Facility Design and Expansion: Commissioning for Innovation

Many biotech facilities consume more than tenfold the amount of energy used by other institutions. Design a space that is right for your business.
May 01, 2006
Volume 19, Issue 5

Mark N. Yakren, PE
A modern biotechnology facility resembles a living organism, constantly evolving and changing. As research programs change, so do the requirements for equipment, staff, and laboratory space. While the next generation of biotechnology facilities must be adaptable and open to change, these facilities must also contain elements that ensure energy efficient operations and continued reliability in the face of even the most daunting challenges. Meeting these comprehensive requirements requires a design concept that employs the expertise of the biotechnology firm, design professionals, and construction specialists to deliver a facility that is flexible, sustainable, and reliable.


A key variable contributing to the growing demand for flexibility is Big Pharma's growing dependence on the biotechnology industry for cutting-edge pharmaceutical products. As bureaucracy continues to limit the development capabilities of the world's largest pharmaceutical companies, reliance on the biotechnology industry for the research, development, and delivery of new pharmaceutical products has required versatile facilities.

As a result, many smaller biotechnology companies are now aggressively pursuing expansion plans in order to increase their research capabilities, add staff, and procure new equipment. Such expansion requires a flexible design concept to accommodate growth and adapt to the ever-evolving atmosphere of the biotechnology industry.

Flexibility, in many instances, is a relative term. While designing an adaptable facility would be easy with unlimited funds, budgeting plays a prominent role in planning and implementation. As a result, delivering a flexible facility design is directly related to the client's budget and expectations.

ICN Pharmaceuticals, in Costa Mesa, CA, maintained its research operations throughout its renovation process. The new design allows flexibility for future expansion.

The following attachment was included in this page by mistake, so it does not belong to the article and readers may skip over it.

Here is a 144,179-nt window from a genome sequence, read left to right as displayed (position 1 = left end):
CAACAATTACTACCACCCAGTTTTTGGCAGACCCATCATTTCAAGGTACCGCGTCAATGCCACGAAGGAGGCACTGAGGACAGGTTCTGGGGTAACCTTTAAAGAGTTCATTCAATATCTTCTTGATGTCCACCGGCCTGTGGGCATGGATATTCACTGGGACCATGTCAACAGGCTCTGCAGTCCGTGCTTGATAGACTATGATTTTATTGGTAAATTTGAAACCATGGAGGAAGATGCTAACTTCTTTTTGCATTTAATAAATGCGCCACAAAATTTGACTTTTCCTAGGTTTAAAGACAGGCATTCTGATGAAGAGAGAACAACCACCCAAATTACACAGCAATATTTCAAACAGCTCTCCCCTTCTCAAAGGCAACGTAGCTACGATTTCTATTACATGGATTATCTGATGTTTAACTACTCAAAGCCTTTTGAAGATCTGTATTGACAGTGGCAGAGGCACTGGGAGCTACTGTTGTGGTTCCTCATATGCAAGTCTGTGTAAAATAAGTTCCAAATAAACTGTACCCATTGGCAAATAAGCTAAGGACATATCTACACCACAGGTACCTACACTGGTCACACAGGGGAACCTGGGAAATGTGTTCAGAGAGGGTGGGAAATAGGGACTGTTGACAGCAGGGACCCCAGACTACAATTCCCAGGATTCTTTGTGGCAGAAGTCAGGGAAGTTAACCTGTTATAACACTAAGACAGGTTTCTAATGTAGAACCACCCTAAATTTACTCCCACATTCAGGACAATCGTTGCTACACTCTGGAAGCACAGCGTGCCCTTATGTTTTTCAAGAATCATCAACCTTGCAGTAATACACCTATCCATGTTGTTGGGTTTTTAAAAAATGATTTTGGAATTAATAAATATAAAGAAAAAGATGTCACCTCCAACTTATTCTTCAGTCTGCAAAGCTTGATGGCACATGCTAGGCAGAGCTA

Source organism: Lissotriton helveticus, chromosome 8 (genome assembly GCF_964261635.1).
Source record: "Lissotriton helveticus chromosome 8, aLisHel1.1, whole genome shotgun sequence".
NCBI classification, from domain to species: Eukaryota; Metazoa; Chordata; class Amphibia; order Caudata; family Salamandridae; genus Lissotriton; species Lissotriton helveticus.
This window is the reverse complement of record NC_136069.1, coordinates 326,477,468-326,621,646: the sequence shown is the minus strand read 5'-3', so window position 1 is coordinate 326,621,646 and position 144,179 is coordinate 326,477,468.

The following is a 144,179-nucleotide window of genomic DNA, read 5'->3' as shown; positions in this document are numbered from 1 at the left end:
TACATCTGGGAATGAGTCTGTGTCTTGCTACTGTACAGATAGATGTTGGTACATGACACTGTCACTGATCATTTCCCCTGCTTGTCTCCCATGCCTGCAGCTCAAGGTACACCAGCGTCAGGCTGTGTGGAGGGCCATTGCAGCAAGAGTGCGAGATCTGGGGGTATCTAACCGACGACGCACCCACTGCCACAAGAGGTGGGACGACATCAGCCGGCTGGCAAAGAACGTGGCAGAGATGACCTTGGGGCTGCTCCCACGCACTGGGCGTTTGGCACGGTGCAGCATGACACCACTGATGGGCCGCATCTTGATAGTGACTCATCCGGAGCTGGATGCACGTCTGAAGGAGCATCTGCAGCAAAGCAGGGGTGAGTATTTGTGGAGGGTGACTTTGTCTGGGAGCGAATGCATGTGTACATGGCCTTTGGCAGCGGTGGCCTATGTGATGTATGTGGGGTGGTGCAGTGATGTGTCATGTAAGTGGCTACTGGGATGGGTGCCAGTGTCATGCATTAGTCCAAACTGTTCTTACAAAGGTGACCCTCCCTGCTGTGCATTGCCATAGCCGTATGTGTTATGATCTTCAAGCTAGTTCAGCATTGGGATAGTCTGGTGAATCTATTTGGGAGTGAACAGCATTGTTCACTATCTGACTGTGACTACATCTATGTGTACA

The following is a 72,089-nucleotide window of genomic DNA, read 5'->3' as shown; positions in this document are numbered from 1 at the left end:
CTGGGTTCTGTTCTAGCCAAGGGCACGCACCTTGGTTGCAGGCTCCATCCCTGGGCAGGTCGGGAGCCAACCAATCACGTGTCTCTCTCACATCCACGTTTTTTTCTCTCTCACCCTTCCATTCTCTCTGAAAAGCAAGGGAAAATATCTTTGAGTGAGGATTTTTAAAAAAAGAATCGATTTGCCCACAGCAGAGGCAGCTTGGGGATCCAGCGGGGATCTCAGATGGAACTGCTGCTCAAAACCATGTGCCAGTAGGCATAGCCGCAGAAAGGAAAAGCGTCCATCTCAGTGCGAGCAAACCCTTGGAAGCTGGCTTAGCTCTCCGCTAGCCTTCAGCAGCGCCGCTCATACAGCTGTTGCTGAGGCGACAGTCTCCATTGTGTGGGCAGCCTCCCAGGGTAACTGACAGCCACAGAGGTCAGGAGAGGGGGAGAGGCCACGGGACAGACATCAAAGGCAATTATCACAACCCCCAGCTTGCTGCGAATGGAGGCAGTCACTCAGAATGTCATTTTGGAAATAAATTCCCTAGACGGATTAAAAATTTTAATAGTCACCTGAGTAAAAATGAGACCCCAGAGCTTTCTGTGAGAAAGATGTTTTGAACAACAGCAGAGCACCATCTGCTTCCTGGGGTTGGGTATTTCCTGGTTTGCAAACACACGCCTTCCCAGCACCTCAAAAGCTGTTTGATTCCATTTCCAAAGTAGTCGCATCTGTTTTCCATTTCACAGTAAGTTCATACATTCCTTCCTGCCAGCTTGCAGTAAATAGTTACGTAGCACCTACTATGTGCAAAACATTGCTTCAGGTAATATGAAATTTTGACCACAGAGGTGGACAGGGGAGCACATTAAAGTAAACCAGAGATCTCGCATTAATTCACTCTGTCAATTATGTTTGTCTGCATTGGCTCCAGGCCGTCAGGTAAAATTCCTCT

In many cases, project design commences without a clear definition of the scope of the work. This lapse in preparation often plagues small companies, which sometimes lack comprehensive in-house facility development experience. Proceeding to the design phase of a project without clear communication about intended goals and specifications of the project can lead to costly change orders, lost efficiencies, and expensive delays. To avoid such costly roadblocks, it is vital to build consensus among the client's management, researchers, and facility management team to meet the diverse goals and expectations of the project.

This can be accomplished by employing qualified and experienced consultants to lead the development of a facility from preliminary meetings with internal users, maintenance personnel, and operations professionals to discuss the specific needs for the project. The project's designers can then consolidate the data into a document called the "Basis of Design" or "Project Definition Statement," outlining the program in terms of architectural, engineering, and construction objectives.

The laboratory at California State University, San Marcos, was designed with flexibility to accommodate various research programs.
Once the guiding principles are identified, the facility's designers can explore the most cost-effective methods of delivering a flexible and expandable site. Employing a flexible design concept also enables the owner to make changes and adapt, due to the ever-changing business climate of the biotechnology industry.

Building a modular design is a popular method for ensuring flexibility. This approach employs a system composed of various interchangeable parts that fit cleanly together. In a modular design, all major equipment is designed and arranged in such a way that new components, such as air handlers, fans, and electrical panels can be easily added or modified in the event of an expansion without major impact on the entire operation.

For example, a laboratory space requires an array of specialty services such as compressed air, vacuum, carbon dioxide, and purified water. By running a loop around the facility and providing take-offs to supply these services to laboratory benches and equipment, the facility can be easily modified and expanded without the need for additional services. As these lines are provided, space should also be allocated for additional utilities to be added in the future, such as natural gas, nitrogen, and many others.

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